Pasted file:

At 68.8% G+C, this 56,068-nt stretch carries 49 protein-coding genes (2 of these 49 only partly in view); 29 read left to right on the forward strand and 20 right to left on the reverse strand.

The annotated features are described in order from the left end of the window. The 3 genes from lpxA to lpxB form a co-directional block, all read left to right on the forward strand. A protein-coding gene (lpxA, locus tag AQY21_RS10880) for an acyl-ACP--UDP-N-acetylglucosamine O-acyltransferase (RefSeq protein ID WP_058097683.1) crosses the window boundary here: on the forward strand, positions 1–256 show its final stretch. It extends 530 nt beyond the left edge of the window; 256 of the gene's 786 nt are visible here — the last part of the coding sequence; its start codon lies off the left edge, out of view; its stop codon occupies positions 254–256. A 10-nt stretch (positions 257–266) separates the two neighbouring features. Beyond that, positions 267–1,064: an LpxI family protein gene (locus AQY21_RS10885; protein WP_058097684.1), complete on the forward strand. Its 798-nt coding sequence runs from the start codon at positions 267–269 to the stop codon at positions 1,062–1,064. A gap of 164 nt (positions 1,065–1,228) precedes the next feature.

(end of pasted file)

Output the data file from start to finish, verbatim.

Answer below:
At 68.8% G+C, this 56,068-nt stretch carries 49 protein-coding genes (2 of these 49 only partly in view); 29 read left to right on the forward strand and 20 right to left on the reverse strand.

The annotated features are described in order from the left end of the window. The 3 genes from lpxA to lpxB form a co-directional block, all read left to right on the forward strand. A protein-coding gene (lpxA, locus tag AQY21_RS10880) for an acyl-ACP--UDP-N-acetylglucosamine O-acyltransferase (RefSeq protein ID WP_058097683.1) crosses the window boundary here: on the forward strand, positions 1–256 show its final stretch. It extends 530 nt beyond the left edge of the window; 256 of the gene's 786 nt are visible here — the last part of the coding sequence; its start codon lies off the left edge, out of view; its stop codon occupies positions 254–256. A 10-nt stretch (positions 257–266) separates the two neighbouring features. Beyond that, positions 267–1,064: an LpxI family protein gene (locus AQY21_RS10885; protein WP_058097684.1), complete on the forward strand. Its 798-nt coding sequence runs from the start codon at positions 267–269 to the stop codon at positions 1,062–1,064. A gap of 164 nt (positions 1,065–1,228) precedes the next feature.